Rising rents are a growing driver of high inflation which has become one of the country’s main economic problems. Data from the Labor Department, which covers existing rents as well as new listings, shows much smaller increases, but those are also accelerating. Rental costs rose 0.5% in January from December, the Labor Department announced last week. It may seem small, but it’s the biggest increase in 20 years and it’s likely to accelerate.

Economists worry about the impact of rent increases on inflation, as sharp increases in new leases fuel the US consumer price index, which is used to gauge inflation.

Inflation jumped 7.5% in January from a year earlier, the biggest increase in four decades. While many economists expect this to decline as pandemic-disrupted supply chains crumble, rising rents could keep inflation high until the end of the month. year, because housing costs represent one third of the consumer price index.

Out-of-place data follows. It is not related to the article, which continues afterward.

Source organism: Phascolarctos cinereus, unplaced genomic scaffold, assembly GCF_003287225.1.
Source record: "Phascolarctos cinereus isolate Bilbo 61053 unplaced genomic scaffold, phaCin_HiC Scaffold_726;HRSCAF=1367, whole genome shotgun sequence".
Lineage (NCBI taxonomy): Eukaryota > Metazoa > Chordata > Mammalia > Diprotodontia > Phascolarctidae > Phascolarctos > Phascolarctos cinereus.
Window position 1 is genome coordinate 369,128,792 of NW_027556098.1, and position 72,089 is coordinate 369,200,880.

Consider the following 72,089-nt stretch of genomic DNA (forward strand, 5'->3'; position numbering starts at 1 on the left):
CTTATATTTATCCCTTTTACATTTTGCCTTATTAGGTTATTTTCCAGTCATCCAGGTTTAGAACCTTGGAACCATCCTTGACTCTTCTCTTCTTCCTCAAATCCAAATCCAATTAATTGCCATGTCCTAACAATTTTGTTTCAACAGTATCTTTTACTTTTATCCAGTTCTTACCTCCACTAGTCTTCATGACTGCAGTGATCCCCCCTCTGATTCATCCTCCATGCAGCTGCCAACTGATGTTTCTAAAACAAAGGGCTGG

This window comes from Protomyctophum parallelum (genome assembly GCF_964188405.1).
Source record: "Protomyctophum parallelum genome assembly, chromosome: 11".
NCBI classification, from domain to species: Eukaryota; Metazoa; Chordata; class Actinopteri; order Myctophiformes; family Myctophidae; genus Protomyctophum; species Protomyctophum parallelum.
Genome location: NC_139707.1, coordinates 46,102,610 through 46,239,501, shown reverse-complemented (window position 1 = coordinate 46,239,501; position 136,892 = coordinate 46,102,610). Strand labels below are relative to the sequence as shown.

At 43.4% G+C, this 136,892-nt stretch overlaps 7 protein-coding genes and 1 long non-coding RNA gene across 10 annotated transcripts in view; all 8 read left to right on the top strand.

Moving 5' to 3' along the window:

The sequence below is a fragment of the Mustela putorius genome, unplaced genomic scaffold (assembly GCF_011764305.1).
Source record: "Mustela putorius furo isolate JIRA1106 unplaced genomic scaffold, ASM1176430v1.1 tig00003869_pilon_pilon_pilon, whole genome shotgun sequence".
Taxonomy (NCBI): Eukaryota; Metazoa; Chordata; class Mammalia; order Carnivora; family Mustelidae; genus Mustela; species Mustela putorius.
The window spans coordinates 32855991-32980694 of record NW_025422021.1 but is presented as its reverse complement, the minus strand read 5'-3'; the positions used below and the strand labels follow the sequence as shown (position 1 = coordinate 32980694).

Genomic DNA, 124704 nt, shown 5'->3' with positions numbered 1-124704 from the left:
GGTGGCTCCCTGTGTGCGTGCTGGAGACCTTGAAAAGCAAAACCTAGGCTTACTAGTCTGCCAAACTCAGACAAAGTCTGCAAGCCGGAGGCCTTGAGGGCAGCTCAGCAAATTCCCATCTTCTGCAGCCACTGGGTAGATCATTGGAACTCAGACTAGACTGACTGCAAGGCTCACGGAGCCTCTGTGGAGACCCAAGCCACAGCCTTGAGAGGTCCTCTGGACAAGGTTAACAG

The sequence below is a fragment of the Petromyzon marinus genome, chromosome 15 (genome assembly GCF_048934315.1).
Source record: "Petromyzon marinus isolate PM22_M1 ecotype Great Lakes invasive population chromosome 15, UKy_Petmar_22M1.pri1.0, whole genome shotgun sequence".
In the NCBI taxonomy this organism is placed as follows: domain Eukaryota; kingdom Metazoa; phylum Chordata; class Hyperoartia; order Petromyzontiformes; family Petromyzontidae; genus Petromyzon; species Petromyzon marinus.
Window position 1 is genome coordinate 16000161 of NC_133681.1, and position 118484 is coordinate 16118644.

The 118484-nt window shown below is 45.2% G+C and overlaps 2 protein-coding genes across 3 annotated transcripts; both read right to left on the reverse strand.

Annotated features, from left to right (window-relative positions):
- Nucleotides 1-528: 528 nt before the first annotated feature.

Things have gotten so bad in Boston, which has nearly overtaken San Francisco as the nation’s second most expensive rental market, that a resident has gone viral for jokingly putting an igloo on the market for $2,700 a month . “Heating/hot water not included,” tweeted Jonathan Berk.

Experts say many factors are responsible for skyrocketing rents, including a nationwide housing shortage, rock-bottom vacancy rates and relentless demand as young adults continue to enter the crowded market.

Whitney Airgood-Obrycki, lead author of a recent report from Harvard University’s Joint Center for Housing Studies, said there was a lot of “pent-up demand” after the first months of the pandemic, when many young people returned home with their parents. Since last year, as the economy opened up and young people moved out, “rents have really taken off,” she said.